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Vitamin B12: virtues and health benefits

vitamin B12

Are you often tired? Are you in a bad mood? You may be suffering from vitamin B12 deficiency. Find out about its benefits and how to get enough of it.

Vitamin B12: its role in the body

Vitamin B12 also called cobalamin, is essential for cell reproduction, especially for red blood cells. It preserves myelin, the protective sheath of the nerves, and is involved, among other things, in the production of substances that affect mood and the psyche.

In combination with folic acid (vitamin B9) and vitamin B6, vitamin B12 helps the body reduce the risk of developing cardiovascular disease. It also has beneficial effects on the nerves and is thought to prevent various neurological disorders as well as the numbness and tingling of the extremities often associated with diabetes. Vitamin B12 may also play a positive role in the treatment of certain types of depression.

Take vitamin B12 with folic acid

It is available as ampoules, tablets, capsules, and tablets. Taking a supplement must be accompanied by a supplement of folic acid: a high intake of one of these vitamins may mask a deficiency in the other.
The diagnosis of pernicious anemia should be made by a doctor, and regular blood tests should be done. If you are undergoing medical treatment, consult your doctor before taking any supplements.

Vitamin B12 is the only one of the eight B vitamins that the body stores in large amounts, mainly in the liver. Low stomach acid levels or insufficient production of intrinsic factor – frequently related to age – can lead to vitamin B12 deficiency. It can take years for a deficiency to develop because the body has large reserves.

Vitamin B12 for heart disease and depression

In most cases, the diet provides enough vitamin B12. But it becomes more difficult to assimilate after the fifties. However, even a slight deficiency increases the risk of cardiovascular problems and depression.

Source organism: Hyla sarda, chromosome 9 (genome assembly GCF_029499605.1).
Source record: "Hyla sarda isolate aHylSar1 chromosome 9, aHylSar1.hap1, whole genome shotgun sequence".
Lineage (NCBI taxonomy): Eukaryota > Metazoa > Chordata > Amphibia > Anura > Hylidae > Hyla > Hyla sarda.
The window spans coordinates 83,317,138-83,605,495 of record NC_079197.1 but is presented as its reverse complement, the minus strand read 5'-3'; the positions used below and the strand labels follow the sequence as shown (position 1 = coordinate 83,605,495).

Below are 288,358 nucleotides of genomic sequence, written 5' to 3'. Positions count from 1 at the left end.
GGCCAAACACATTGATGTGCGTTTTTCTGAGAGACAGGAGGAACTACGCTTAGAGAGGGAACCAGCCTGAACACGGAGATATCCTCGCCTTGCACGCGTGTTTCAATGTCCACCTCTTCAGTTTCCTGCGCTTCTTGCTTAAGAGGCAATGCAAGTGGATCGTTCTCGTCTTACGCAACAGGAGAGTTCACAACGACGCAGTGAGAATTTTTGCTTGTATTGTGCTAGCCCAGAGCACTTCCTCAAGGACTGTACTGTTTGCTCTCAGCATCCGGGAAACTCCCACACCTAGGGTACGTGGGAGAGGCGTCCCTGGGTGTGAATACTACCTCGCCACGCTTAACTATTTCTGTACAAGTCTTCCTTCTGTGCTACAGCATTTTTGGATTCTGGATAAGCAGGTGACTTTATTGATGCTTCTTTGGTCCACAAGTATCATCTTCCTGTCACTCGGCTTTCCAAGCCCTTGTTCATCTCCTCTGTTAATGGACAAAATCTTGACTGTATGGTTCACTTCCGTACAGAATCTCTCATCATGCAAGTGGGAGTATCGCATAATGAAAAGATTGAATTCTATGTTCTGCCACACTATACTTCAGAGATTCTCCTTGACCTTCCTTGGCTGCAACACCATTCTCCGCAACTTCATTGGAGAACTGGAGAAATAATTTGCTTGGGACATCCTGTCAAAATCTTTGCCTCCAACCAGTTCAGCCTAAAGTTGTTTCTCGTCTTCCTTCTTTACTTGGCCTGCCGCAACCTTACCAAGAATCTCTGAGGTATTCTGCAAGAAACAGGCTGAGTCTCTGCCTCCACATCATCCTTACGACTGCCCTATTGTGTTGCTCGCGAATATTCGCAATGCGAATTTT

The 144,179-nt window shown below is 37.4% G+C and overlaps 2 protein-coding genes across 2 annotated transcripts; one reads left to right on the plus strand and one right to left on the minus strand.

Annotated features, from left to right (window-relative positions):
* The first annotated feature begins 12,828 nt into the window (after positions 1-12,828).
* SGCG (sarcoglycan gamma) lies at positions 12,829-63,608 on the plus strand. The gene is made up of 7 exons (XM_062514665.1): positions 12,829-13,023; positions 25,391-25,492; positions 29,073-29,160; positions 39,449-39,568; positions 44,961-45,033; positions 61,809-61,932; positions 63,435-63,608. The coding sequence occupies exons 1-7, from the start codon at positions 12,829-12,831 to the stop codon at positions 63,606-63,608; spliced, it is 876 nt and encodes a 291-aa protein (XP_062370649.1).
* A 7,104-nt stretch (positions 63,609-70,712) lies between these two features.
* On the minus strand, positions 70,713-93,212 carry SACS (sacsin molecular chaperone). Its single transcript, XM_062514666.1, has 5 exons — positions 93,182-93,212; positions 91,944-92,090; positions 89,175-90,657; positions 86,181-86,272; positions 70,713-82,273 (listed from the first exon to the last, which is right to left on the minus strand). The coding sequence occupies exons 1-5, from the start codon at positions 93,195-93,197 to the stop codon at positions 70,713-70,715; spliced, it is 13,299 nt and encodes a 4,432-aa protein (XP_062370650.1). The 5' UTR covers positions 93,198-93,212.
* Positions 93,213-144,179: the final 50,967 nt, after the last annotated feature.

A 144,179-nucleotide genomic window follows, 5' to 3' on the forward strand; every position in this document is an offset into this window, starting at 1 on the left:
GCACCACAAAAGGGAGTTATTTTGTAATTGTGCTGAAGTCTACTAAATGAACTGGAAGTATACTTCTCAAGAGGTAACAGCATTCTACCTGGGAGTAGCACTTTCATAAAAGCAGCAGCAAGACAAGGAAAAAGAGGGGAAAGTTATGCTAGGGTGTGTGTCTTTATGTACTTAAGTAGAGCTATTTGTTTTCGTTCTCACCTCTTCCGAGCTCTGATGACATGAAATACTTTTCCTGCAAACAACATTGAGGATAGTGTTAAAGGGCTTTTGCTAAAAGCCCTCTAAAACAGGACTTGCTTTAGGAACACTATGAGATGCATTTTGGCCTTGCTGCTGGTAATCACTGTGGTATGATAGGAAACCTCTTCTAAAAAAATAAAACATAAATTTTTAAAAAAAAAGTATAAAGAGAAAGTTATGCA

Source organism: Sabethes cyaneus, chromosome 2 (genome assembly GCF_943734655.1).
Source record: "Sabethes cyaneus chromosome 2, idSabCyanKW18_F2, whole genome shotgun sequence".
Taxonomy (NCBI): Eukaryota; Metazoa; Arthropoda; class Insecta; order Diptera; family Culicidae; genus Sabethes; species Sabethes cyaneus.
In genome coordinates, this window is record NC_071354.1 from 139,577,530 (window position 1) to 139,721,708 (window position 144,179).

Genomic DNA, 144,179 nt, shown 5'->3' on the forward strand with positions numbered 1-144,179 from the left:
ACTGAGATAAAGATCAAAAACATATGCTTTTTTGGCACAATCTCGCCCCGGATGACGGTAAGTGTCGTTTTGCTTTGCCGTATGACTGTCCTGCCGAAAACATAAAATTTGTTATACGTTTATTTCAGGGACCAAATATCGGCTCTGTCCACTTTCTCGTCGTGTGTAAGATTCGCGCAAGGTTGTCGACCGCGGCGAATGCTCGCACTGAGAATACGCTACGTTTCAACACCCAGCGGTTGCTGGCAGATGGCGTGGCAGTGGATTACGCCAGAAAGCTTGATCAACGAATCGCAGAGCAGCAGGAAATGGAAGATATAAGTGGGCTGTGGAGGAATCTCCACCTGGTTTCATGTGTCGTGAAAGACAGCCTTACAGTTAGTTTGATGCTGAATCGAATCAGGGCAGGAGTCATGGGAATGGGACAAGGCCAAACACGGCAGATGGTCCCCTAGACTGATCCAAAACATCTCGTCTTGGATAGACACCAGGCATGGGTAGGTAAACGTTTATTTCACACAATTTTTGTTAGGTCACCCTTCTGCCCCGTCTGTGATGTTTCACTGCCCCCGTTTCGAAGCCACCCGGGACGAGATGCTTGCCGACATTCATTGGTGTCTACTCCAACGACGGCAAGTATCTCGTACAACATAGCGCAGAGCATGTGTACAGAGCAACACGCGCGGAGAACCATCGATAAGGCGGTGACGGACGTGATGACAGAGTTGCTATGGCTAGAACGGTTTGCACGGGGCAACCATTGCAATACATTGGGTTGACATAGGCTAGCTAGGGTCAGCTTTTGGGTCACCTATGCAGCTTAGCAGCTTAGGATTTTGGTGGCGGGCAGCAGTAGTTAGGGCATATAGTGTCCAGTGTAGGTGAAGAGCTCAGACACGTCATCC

Vitamin B12 is used for:

Prevent a particular form of so-called pernicious anemia (caused by malabsorption of the vitamin);
Reduce the risk of cardiovascular disease;
Relieve nerve pain and numbness and tingling of the extremities;
Fight depression.
Vitamin B12 deficiency leads to fatigue, depression, numbness, and tingling of the extremities due to nervous disorders, muscle fatigue, confusion, and memory loss. This is a good idea to resort to supplements if you are concerned that your diet may not be providing you enough.

Against neurological and immune diseases

Low levels of vitamin B12 are often seen in people with Alzheimer’s disease, but there is no indication whether this deficiency contributes or results from the disease. Research shows that getting the right amount of B12 improves immune responses in older people and may reduce hearing loss and tinnitus.

Either way, it is a nutritional element necessary for a healthy immune system. Some studies suggest that vitamin B12 could delay the time between infection with HIV and the development of AIDS, but this remains to be verified.

Vegetarian and vegan diets

In a properly designed vegetarian diet, there is no shortage of micronutrients. They are sometimes even present in higher amounts than in ordinary food. However, certain minerals and vitamins are more abundant and more easily assimilated in animal products.